(Courtesy of Star-K) The historic “Abraham Accord” peace agreement between Israel and the United Arab Emirates (UAE) has not only fully normalized the diplomatic relations between the two countries, it has paved the way for cooperation in tourism, education, healthcare, security and trade. Even prior to the accord signing, the Department of Culture and Tourism issued a bilingual declaration instructing the managers of all hotel establishments to adhere to and implement kosher food standards in the capital, Abu Dhabi.
Yet, for STAR-K Certification, conducting kashrut business in the UAE is nothing new. For about six years—before the Abraham Accord was even a thought—the agency has been traveling to Dubai to attend the Gulfood trade show, the world’s largest annual food and beverage trade exhibition. It is the crossroads for STAR-K’s regional presence in the South Asia region.
STAR-K Kashrut Administrator Rabbi Avrohom Mushell heads the agency’s Far East & South Asia division and has worked alongside his STAR-K Asia team, Rabbi Amos Benjamin and “Rabbi Joel” Weinberger—who run the STAR-K Far East and India/Sri Lanka offices, respectively—in addition to STAR-K’s Cochin office associates. STAR-K’s work in Dubai, he mentioned, led to a further development—its strong base in India, which has helped STAR-K branch out by setting up contacts in Sri Lanka and Pakistan.
“The Gulfood trade show puts Dubai on the map of food industry production and distribution worldwide,” noted Rabbi Mushell. “We have used Dubai as a uniquely-placed venue for working with countries in Asia and the Middle East. Many Indian vendors use Dubai as a launching point for their products to enter the Middle East. As a result, business opportunities for production and distribution continue to grow there.”
STAR-K Kashrut Administrator Rabbi Tzvi Rosen describes the trade show as having a very Western feel, rather than a Middle Eastern one.
Rabbi Rosen noted, “I wasn’t really in Dubai long enough to interact—although I did manage to pose for a photo with my new friend, Abdul Abdelak. He invited me to his booth and when I asked him what the name of his business is, he told me, ‘AMAZOUN.’ ‘Oh,’ I said, like “mazon” (food in Hebrew)?’ ‘No!,’ he said, ‘AMAZON!’ He was a food distributor in Dubai.
“When I visited his booth the next day, he was so happy to see me he introduced me to all his friends,” continued Rabbi Rosen. “I had a very nice time with him and got a very positive impression of Dubai residents.”
STAR-K Kashrut Administrator Rabbi Chananya Jacobson visited the agency’s certified companies in the UAE, pre-COVID. “Dubai is a very interesting place; it is full of startling juxtapositions,” he said. “Walking down the street, you are just as likely to see men wearing kanduras and ghutras as you are suits and ties. The factories are all on the outskirts of town. Although it is a really a built-up metro city with impossibly tall buildings, it suddenly stops and turns into desert—there’s nothing but sand.”
One of Rabbi Jacobson’s assignments while in the UAE was doing an initial inspection of a state-of-the-art chocolate company.
“I’ve been to several food manufacturers in India and other countries, and they are usually little offices tucked away in an industrial plot. This office looks like it’s Facebook or Google. It is a very modern, open, all glass-walled office, complete with a game room and a cafeteria where the employees can snack on chocolates. They are doing things differently there than they are in India and China, which made an impression on me—there’s a lot more flash.”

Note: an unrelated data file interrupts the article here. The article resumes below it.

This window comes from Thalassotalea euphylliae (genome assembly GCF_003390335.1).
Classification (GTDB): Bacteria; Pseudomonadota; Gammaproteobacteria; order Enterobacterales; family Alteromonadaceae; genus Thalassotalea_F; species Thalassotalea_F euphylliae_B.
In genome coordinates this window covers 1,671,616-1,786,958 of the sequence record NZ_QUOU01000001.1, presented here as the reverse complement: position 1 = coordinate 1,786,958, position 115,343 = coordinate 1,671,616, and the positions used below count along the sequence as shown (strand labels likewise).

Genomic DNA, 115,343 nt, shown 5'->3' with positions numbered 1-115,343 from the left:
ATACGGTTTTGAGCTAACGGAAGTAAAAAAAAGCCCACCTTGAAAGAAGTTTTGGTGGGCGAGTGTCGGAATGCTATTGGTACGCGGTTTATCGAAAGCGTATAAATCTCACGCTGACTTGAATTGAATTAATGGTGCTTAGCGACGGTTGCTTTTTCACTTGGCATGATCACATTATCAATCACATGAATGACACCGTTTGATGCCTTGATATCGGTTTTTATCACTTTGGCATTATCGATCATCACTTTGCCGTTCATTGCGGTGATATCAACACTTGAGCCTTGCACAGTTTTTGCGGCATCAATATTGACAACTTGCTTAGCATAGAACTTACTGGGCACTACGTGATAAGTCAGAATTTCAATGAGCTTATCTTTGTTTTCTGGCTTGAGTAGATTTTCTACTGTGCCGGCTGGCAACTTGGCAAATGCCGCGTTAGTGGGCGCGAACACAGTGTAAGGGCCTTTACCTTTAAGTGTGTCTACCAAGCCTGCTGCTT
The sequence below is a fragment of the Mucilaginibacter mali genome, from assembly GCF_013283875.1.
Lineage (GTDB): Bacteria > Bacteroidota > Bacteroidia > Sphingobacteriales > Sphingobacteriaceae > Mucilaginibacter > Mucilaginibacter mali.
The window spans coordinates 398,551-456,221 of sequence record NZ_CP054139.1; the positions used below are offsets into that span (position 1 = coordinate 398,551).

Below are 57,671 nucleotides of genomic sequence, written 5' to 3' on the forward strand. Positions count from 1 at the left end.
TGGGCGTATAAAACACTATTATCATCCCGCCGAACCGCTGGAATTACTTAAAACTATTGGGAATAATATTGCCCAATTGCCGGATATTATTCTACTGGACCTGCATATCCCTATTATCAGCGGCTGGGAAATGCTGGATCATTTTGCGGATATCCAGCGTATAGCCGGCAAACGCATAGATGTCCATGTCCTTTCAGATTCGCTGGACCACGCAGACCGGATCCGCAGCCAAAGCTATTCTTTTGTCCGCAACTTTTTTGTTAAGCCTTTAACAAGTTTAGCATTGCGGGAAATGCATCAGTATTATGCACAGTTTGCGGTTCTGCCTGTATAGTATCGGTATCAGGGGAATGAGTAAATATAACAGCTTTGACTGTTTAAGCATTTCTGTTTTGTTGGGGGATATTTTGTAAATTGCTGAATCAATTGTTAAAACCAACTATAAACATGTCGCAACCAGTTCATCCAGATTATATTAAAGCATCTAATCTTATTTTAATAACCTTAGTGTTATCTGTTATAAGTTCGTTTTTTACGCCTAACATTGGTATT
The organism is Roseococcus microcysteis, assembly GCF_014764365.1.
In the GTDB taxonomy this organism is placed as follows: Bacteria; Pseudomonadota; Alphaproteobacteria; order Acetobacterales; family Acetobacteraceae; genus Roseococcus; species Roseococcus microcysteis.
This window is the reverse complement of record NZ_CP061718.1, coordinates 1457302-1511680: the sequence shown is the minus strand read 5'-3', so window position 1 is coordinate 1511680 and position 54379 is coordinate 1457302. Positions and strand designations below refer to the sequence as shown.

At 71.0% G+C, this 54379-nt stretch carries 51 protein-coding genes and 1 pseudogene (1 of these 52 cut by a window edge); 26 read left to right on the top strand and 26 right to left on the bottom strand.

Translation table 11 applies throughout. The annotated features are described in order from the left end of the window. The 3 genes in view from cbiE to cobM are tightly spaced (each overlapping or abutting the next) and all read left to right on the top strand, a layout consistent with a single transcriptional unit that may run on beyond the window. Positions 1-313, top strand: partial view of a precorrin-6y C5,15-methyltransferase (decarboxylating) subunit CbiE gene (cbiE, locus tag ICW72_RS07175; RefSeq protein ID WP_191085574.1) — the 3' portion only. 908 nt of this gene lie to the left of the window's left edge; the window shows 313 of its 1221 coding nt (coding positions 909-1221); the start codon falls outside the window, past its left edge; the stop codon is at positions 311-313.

While in Dubai, Rabbi Jacobson davened in one of two Orthodox shuls in the city. “I toured the shul with fantastic people, community residents Ross and Elli Kriel, with whom I had a nice chat,” shared Rabbi Jacobson. “The shul is housed in a villa; the bedrooms host guests from around the world. There is a community kiddush on Shabbos, prepared in the shul’s kitchen. In the aron kodesh, I saw something which must be unique for an Ashkenazi shul: a sefer Torah with a mantel that is inscribed in Arabic! It’s a nice out-of-town shul and every person that davens there has a story—I guarantee it!”
The Kriels have played an integral role in their community. Ross Kriel is the founder and president of the Jewish community of the Emirates; his wife, Elli, is the founder of Elli’s Kosher Kitchen, a STAR-K-certified company which she launched in 2019 during the inauguration of “The Year of Tolerance.”
“We are proud to welcome Elli’s Kosher Kitchen—which offers recipes infused with locally- sourced flavors popular in the Emirati culture, prepared under the strictest kosher supervision—to the STAR-K family,” remarks STAR-K President Avrom Pollak. “We are also excited about the numerous inquiries that we are getting from UAE companies that manufacture food chemicals and other specialty foods suitable for export.”
STAR-K’s Director of Development Steve Sichel traveled to Dubai for the first time when he was invited to present a kosher seminar at the Gulfood trade show to Turkish exporters; it was arranged through the Turkish government. “It was really a whirlwind tour. I had flown to Sri Lanka to do inspections, spent Shabbat in Cochin, and then flew to Dubai. It was interesting giving the presentation because many of the people in the audience did not know English; I had a translator.”
Remarked “Rabbi Joel,” “We certify a variety of products—from dates to baklava (see them in Dubai Duty Free) and aluminum pans to gum acacia. Active in Dubai since 2014, we play the role of a partner and supporter of the community as it develops in both its physical and spiritual growth. We look forward to growing in the region and continue exemplifying what we do best— with a smile.”
Rabbi Mushell concurred, “STAR-K is proud to have been a long-standing source of support to the fledgling Dubai Jewish community and we look forward to continued growth throughout the region.”